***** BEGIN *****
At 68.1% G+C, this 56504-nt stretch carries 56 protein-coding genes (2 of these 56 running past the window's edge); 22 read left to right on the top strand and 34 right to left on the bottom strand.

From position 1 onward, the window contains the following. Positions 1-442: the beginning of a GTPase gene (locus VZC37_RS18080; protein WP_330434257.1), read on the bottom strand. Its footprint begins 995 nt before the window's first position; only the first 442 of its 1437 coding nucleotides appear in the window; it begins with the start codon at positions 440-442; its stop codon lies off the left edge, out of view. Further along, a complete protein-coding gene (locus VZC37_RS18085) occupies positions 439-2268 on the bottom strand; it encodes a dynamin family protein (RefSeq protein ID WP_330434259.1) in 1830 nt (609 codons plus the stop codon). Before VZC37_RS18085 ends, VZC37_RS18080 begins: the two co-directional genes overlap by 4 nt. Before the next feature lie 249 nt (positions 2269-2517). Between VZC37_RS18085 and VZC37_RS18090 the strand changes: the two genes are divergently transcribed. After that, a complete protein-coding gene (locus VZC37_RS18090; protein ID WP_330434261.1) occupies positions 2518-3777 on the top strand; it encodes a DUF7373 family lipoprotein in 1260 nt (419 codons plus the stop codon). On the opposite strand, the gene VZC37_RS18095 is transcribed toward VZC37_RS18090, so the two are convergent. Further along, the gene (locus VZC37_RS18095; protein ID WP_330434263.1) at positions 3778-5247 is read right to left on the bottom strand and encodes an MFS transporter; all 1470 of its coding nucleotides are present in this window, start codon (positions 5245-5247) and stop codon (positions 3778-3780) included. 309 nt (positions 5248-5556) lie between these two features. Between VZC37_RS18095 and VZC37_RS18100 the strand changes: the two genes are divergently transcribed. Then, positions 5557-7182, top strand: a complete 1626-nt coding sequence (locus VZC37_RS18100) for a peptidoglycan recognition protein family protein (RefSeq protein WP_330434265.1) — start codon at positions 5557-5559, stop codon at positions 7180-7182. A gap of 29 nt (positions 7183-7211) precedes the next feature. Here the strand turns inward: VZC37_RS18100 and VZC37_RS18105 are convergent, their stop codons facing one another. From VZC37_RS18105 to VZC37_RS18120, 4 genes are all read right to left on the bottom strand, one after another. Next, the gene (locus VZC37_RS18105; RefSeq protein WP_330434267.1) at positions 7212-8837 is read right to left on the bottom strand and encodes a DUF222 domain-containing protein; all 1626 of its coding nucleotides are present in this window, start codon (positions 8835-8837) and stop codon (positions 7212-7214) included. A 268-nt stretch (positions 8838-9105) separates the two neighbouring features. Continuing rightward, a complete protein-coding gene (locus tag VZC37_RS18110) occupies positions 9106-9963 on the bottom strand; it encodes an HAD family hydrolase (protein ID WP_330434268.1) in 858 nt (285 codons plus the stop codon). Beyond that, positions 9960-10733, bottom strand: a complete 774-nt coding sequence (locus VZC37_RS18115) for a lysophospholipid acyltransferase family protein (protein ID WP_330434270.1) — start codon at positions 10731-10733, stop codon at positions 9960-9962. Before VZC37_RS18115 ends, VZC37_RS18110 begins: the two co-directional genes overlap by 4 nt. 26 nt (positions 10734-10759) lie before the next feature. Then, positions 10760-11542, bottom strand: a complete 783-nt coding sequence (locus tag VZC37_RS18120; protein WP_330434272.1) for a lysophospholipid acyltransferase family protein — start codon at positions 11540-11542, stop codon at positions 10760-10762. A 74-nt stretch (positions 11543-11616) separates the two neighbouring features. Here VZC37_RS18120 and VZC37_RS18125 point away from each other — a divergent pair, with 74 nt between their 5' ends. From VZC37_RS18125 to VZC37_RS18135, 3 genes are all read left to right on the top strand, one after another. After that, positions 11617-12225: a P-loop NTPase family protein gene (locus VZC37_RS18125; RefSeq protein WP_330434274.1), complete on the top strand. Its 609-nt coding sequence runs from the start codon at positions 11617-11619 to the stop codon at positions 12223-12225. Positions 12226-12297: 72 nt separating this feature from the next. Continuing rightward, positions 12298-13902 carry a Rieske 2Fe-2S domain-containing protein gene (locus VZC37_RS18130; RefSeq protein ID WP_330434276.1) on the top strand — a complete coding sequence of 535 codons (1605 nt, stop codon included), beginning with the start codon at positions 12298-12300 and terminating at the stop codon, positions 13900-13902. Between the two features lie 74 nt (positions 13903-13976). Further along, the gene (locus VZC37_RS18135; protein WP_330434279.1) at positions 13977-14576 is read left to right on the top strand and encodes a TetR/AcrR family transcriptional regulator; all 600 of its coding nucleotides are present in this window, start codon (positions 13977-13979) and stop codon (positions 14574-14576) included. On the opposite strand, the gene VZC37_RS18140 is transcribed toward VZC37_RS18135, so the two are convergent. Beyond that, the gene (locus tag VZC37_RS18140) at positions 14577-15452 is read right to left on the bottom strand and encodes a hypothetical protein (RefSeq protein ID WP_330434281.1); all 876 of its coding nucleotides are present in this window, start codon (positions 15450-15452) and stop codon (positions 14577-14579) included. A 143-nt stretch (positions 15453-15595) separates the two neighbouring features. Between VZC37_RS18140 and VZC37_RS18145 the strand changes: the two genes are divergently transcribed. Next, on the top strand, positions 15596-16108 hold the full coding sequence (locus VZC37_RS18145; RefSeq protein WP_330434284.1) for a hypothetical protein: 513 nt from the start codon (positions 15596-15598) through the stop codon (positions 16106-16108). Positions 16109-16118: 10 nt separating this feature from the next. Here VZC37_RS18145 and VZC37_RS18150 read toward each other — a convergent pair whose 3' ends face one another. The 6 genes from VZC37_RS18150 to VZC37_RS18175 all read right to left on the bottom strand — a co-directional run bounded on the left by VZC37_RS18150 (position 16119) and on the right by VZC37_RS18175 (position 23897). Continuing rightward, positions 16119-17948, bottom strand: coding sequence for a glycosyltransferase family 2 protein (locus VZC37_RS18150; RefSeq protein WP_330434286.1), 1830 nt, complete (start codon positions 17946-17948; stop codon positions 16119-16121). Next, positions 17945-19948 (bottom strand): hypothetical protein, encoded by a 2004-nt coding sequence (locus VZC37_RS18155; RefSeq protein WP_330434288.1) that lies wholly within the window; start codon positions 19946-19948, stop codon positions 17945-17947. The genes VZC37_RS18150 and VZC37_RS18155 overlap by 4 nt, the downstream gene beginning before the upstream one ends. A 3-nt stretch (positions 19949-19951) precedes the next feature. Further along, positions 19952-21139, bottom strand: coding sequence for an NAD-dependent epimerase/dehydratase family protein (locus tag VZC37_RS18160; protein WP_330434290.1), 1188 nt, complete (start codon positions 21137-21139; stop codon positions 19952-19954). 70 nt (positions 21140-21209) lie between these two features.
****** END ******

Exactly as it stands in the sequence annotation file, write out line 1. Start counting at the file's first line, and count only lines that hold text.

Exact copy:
At 68.1% G+C, this 56504-nt stretch carries 56 protein-coding genes (2 of these 56 running past the window's edge); 22 read left to right on the top strand and 34 right to left on the bottom strand.